We celebrated Groundhog Day earlier this month. Naturally, that means we held our annual juggling festival here in Atlanta, but some people associate groundhogs with their weather forecasting ability. My question this year was, How can Punxatawney Phil (the weather predicting groundhog) or General Beauregard (his Southern counterpart) say anything at all about more winter when we haven't really had a winter at all? Yes, it's been quite warm this winter, especially in comparison to last year. So I thought I'd check to see just how much warmer it's been.
First of all, looking at the number of Heating Degree Days (HDD) is a great way to compare the cold weather of one year to another. There are three nice websites where you can get the Heating Degree Days for your location:
You should definitely check them out.
Heating Degree Days are a way of looking at how much time your area has spent below a given temperature, called the baseline temperature. The most commonly used baseline here in the States is 65° F, so here's how what it means:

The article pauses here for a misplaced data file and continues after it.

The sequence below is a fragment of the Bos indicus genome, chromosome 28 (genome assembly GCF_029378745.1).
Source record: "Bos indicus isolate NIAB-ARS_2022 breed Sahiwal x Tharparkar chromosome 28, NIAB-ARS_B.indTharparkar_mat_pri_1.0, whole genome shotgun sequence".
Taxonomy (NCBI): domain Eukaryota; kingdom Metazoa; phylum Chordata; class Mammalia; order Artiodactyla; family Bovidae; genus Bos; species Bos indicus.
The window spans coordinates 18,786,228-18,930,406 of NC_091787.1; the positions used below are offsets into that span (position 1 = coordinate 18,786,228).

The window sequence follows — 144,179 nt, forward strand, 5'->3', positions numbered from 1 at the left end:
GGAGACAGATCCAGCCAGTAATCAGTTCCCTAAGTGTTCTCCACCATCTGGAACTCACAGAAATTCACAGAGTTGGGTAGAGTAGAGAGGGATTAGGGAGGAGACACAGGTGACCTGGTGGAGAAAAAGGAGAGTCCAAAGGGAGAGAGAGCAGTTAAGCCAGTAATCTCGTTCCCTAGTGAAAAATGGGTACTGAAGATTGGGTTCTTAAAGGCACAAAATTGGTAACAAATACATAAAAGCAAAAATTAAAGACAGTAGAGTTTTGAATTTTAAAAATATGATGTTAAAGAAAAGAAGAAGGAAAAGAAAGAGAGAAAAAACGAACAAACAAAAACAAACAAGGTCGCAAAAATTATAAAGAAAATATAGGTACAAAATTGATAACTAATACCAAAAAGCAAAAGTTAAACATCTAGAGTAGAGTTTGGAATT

See how it works?
One way that you can use these numbers is to calculate the amount of heating your home needs. Since your heating load depends on how cold it is outside, the more Heating Degree Days you have, the more heating you have to pay for. The basic equation for this is:
The number of Heating Degree Days tells you the ΔT over a given time period.
So, here in Atlanta, we had a total of 3396 HDD in the 2010-11 winter. It was really cold last year, and we actually had snow three times. We normally get one little snow a year, but we even got shut down for a whole week with snow that turned to ice on the roads and then stuck around. Our 30 year average is about 3000 HDD, so last year was colder than normal.
This year however, if we look just at December and January, we find a huge difference:
December 2010: 891
January 2011: 823
January 2012: 570
The 37% number in the title of this article comes from comparing the HDD of just those two months. We had 1714 HDD in those months in 2010-11 and 1076 HDD this winter. It's great for heating bills and getting outside and doing stuff here. Not so great killing bugs though.
How do your Heating Degree Days this winter compare to last winter?
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Photo by AlicePopkorn2 from flickr.com, used under a Creative Commons license.